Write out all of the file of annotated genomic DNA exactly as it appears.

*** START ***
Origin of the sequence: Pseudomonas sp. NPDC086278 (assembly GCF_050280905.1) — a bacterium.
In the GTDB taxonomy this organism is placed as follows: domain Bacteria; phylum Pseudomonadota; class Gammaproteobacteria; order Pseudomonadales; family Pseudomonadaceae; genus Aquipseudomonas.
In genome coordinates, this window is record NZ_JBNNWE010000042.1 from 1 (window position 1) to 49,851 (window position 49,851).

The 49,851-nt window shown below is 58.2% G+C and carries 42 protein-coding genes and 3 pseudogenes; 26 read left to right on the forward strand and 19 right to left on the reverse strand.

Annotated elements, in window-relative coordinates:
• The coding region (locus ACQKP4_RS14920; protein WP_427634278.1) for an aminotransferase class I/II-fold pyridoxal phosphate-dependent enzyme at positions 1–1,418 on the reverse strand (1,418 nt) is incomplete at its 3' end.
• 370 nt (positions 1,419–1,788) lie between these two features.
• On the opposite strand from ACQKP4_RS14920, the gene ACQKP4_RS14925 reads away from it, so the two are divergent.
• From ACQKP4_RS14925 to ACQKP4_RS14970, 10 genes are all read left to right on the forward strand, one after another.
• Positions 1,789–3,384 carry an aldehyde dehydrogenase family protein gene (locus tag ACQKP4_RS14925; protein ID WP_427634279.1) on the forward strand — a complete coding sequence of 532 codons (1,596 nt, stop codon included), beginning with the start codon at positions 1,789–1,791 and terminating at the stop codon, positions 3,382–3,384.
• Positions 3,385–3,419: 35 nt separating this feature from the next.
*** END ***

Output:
Origin of the sequence: Pseudomonas sp. NPDC086278 (assembly GCF_050280905.1) — a bacterium.
In the GTDB taxonomy this organism is placed as follows: domain Bacteria; phylum Pseudomonadota; class Gammaproteobacteria; order Pseudomonadales; family Pseudomonadaceae; genus Aquipseudomonas.
In genome coordinates, this window is record NZ_JBNNWE010000042.1 from 1 (window position 1) to 49,851 (window position 49,851).

The 49,851-nt window shown below is 58.2% G+C and carries 42 protein-coding genes and 3 pseudogenes; 26 read left to right on the forward strand and 19 right to left on the reverse strand.

Annotated elements, in window-relative coordinates:
• The coding region (locus ACQKP4_RS14920; protein WP_427634278.1) for an aminotransferase class I/II-fold pyridoxal phosphate-dependent enzyme at positions 1–1,418 on the reverse strand (1,418 nt) is incomplete at its 3' end.
• 370 nt (positions 1,419–1,788) lie between these two features.
• On the opposite strand from ACQKP4_RS14920, the gene ACQKP4_RS14925 reads away from it, so the two are divergent.
• From ACQKP4_RS14925 to ACQKP4_RS14970, 10 genes are all read left to right on the forward strand, one after another.
• Positions 1,789–3,384 carry an aldehyde dehydrogenase family protein gene (locus tag ACQKP4_RS14925; protein ID WP_427634279.1) on the forward strand — a complete coding sequence of 532 codons (1,596 nt, stop codon included), beginning with the start codon at positions 1,789–1,791 and terminating at the stop codon, positions 3,382–3,384.
• Positions 3,385–3,419: 35 nt separating this feature from the next.